Now, let's look at a study which compares long-term immunogenicity after measles vaccine versus infection with the measles virus which appears on the National Institutes for Health National Library of Medicine website:


The authors of the Italian study used 611 subjects, both students and residents of the Medical School of the University of Bari and tested their immunogenicity (IgG) to measles, dividing them into two groups; those vaccinated with two doses of an anti-MMR vaccine (measles, mumps and rubella) and those who had a self-reported history of measles infection.  In Italy, the measles vaccine protocol was introduced in the 1970s with two doses of MMR live virus vaccine being recommended in 2003 with the first dose at 12 to 15 months of age and the second at 5 to 6 years of age.


For each subject, a 5 mL serum sample was collected to assess the immunity and susceptibility status.  Vaccinated individuals who had a non-protective immunogenicity (IgG) titre received an MMR vaccine with a second blood test being performed 20 to 25 days later to measure the IgG titre.  If the value did not exceed the cutoff, the individual was classified as non-seroconverted and a second vaccine dose was administered 28 days after the first booster.


The authors observed the following with my bolds:


1.) Although the immune responses induced by the vaccine are qualitatively similar to those induced by infection, antibody levels are lower after vaccination. Vaccination at a young age enhances the quality and quantity of the antibody response but has a minor effect on T cell responses. However, over time, virus-specific antibodies and vaccine-induced CD4 + T cells decrease, accounting for the secondary vaccine failure rate of 5% 10–15 years after immunization.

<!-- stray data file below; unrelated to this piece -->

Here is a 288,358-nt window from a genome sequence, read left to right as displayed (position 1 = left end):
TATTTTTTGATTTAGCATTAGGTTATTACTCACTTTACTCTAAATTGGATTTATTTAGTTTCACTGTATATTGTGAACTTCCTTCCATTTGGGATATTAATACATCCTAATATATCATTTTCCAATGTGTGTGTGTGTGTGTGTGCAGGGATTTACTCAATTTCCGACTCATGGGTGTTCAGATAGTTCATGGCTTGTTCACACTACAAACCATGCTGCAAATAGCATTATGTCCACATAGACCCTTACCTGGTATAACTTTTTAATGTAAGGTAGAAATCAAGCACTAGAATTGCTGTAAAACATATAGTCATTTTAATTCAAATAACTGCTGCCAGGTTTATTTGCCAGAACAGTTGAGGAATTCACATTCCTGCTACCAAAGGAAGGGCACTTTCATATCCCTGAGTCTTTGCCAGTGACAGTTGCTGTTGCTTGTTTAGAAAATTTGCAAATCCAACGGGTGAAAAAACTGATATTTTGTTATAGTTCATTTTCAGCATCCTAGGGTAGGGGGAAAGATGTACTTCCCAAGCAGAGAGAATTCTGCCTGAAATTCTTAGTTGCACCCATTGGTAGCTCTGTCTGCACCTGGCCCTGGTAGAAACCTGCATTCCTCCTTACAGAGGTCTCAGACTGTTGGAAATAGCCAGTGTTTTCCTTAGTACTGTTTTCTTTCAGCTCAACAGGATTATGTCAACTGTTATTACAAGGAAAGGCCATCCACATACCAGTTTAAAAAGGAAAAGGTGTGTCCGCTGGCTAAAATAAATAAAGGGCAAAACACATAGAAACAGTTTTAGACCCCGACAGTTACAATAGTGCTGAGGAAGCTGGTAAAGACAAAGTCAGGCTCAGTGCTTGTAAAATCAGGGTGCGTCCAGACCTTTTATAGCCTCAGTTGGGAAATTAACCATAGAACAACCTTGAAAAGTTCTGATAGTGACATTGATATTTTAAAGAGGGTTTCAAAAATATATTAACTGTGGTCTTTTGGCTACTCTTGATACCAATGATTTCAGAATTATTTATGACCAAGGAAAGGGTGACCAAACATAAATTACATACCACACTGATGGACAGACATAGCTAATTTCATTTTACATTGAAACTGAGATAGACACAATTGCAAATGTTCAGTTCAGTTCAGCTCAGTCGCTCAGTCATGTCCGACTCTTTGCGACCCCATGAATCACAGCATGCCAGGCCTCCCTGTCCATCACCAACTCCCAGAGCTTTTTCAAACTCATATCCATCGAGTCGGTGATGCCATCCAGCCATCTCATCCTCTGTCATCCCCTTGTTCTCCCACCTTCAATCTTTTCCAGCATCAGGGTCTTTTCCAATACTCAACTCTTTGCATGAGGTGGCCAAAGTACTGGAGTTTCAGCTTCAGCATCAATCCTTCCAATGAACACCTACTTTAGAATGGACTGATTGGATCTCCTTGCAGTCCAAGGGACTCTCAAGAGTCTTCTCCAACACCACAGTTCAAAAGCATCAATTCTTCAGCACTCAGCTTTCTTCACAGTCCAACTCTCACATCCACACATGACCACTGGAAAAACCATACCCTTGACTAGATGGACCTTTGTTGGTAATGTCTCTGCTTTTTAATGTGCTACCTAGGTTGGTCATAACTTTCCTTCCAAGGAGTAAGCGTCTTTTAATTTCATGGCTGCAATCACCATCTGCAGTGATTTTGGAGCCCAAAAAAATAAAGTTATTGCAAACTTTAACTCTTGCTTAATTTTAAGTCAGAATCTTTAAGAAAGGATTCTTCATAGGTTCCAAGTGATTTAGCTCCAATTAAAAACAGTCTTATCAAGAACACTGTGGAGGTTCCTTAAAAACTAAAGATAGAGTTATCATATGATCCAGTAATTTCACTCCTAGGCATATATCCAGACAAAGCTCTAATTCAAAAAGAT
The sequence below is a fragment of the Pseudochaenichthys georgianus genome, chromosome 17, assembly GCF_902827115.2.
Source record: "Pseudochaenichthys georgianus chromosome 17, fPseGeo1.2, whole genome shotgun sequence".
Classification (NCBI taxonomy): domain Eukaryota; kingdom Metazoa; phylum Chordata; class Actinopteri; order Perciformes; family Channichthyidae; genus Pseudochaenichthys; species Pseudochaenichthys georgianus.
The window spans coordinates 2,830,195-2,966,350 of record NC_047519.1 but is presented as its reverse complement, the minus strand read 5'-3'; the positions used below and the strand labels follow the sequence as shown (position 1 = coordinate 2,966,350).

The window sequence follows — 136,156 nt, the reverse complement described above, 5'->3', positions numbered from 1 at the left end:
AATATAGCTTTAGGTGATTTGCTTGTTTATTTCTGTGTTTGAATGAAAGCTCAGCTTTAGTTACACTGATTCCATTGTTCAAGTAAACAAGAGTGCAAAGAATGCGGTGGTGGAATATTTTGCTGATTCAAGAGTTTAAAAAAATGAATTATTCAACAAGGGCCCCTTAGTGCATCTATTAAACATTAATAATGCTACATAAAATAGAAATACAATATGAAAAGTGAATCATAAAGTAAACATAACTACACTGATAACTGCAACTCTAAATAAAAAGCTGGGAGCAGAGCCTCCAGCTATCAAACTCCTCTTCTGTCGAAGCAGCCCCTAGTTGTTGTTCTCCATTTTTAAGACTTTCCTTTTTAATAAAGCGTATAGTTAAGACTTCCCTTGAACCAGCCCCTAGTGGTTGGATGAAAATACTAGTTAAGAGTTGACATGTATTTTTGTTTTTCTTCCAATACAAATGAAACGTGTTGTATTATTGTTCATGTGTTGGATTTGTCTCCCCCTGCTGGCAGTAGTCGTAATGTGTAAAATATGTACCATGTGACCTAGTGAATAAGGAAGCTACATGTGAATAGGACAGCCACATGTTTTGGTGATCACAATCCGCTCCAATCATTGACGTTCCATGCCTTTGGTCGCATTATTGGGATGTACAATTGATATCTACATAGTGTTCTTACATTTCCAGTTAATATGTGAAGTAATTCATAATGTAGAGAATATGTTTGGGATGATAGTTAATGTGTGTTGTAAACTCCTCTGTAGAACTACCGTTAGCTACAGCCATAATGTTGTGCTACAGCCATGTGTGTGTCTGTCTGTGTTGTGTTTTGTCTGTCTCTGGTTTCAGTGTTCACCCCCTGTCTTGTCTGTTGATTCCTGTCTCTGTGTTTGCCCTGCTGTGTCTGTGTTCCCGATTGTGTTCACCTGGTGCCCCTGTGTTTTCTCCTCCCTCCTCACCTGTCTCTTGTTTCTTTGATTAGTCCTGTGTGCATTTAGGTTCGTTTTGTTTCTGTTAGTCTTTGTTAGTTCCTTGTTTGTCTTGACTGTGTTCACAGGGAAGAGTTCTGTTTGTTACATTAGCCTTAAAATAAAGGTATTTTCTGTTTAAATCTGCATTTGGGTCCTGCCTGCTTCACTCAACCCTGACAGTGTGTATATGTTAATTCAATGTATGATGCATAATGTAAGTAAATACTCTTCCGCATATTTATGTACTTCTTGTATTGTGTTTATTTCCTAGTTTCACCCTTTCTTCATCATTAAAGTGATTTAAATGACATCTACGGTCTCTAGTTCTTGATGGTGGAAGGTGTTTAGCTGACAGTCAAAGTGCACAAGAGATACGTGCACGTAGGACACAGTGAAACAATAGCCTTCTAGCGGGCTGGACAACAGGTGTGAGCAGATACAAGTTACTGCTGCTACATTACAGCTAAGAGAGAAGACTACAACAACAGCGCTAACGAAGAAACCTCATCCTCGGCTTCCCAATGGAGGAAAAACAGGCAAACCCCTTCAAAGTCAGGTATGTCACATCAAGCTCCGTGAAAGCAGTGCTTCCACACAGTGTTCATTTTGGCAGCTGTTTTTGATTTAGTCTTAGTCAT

2.) The authors assessed each subject's protective antibody survival or PAS which is defined as the time elapsed from the second dose of routine MMR vaccine to the evaluation of antibody titer (years) or the time elapsed between natural measles infection to the evaluation of antibody titer (years).  They found the following:


"The group that had been infected by the wild virus have far longer protective antibody survival to measles than those who receive the measles vaccine."

Here is a graphic which shows the results of their analysis:

3.) "While further research is needed, our study clearly showed that natural immunity is both more robust and longer-lasting than vaccine immunity. However, this finding should not lead to a questioning of the role of measles vaccination."

Let's close with this data from the CDC showing how measles vaccine effectiveness is quite widely variable as follows:


One dose - 1 dose of MMR vaccine is—

93% effective for measles (range: 39%–100%)

78% effective for mumps (range: 49%−92%)

97% effective for rubella (range: 94%–100%)

Two doses - 2 doses of MMR are—

97% effective for measles (range: 67%–100%)

88% effective for mumps (range: 32%–95%)


Let me be clear - I am not against vaccinating for measles given that there is a risk of severe and permanent health complications from a measles infection.  Since measles vaccines were introduced in the early 1960s and the MMR vaccines were developed in 1971, the incidence of measles has been reduced by 99.9 percent with an estimated 20 million lives being saved so there is little doubt that the measles vaccine is effective.  That said, the study quoted in this posting shows clearly that infection with the wild measles virus confers longer-lasting immunity to measles than the vaccines which suggests that vaccinating adults who have had measles is probably unnecessary and fear-mongering about requiring measles vaccines for adults by public health officials is just that, fear-mongering, about a vaccination that is not necessarily based on science and will only serve to "fill the wallets" of Big Pharma.